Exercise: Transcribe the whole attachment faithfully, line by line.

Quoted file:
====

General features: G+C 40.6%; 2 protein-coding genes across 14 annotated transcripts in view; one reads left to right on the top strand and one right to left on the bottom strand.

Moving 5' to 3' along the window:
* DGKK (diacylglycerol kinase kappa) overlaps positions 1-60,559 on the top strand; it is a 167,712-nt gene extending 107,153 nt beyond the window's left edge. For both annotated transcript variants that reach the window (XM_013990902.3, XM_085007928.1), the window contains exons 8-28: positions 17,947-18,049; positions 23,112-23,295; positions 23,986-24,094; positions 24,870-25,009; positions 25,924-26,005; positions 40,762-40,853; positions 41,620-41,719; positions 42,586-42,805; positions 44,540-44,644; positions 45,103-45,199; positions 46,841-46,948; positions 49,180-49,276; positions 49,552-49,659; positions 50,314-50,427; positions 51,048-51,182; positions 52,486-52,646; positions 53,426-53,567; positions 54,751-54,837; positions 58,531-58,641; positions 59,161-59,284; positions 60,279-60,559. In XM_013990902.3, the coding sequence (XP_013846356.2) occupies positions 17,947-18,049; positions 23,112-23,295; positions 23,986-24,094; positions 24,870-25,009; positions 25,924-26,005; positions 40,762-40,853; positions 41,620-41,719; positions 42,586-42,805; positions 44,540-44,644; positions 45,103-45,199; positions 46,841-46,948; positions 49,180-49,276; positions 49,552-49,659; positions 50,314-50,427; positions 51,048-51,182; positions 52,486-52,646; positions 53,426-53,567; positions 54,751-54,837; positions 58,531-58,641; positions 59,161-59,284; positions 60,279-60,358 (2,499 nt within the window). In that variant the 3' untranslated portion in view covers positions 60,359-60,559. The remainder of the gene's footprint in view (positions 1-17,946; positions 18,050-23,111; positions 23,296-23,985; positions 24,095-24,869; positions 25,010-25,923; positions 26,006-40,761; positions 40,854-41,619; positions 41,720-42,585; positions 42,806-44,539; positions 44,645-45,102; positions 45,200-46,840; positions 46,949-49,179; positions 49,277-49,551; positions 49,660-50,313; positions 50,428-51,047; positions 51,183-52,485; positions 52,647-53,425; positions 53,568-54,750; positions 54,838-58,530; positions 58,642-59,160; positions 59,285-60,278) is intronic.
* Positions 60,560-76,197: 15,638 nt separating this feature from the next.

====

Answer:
General features: G+C 40.6%; 2 protein-coding genes across 14 annotated transcripts in view; one reads left to right on the top strand and one right to left on the bottom strand.

Moving 5' to 3' along the window:
* DGKK (diacylglycerol kinase kappa) overlaps positions 1-60,559 on the top strand; it is a 167,712-nt gene extending 107,153 nt beyond the window's left edge. For both annotated transcript variants that reach the window (XM_013990902.3, XM_085007928.1), the window contains exons 8-28: positions 17,947-18,049; positions 23,112-23,295; positions 23,986-24,094; positions 24,870-25,009; positions 25,924-26,005; positions 40,762-40,853; positions 41,620-41,719; positions 42,586-42,805; positions 44,540-44,644; positions 45,103-45,199; positions 46,841-46,948; positions 49,180-49,276; positions 49,552-49,659; positions 50,314-50,427; positions 51,048-51,182; positions 52,486-52,646; positions 53,426-53,567; positions 54,751-54,837; positions 58,531-58,641; positions 59,161-59,284; positions 60,279-60,559. In XM_013990902.3, the coding sequence (XP_013846356.2) occupies positions 17,947-18,049; positions 23,112-23,295; positions 23,986-24,094; positions 24,870-25,009; positions 25,924-26,005; positions 40,762-40,853; positions 41,620-41,719; positions 42,586-42,805; positions 44,540-44,644; positions 45,103-45,199; positions 46,841-46,948; positions 49,180-49,276; positions 49,552-49,659; positions 50,314-50,427; positions 51,048-51,182; positions 52,486-52,646; positions 53,426-53,567; positions 54,751-54,837; positions 58,531-58,641; positions 59,161-59,284; positions 60,279-60,358 (2,499 nt within the window). In that variant the 3' untranslated portion in view covers positions 60,359-60,559. The remainder of the gene's footprint in view (positions 1-17,946; positions 18,050-23,111; positions 23,296-23,985; positions 24,095-24,869; positions 25,010-25,923; positions 26,006-40,761; positions 40,854-41,619; positions 41,720-42,585; positions 42,806-44,539; positions 44,645-45,102; positions 45,200-46,840; positions 46,949-49,179; positions 49,277-49,551; positions 49,660-50,313; positions 50,428-51,047; positions 51,183-52,485; positions 52,647-53,425; positions 53,568-54,750; positions 54,838-58,530; positions 58,642-59,160; positions 59,285-60,278) is intronic.
* Positions 60,560-76,197: 15,638 nt separating this feature from the next.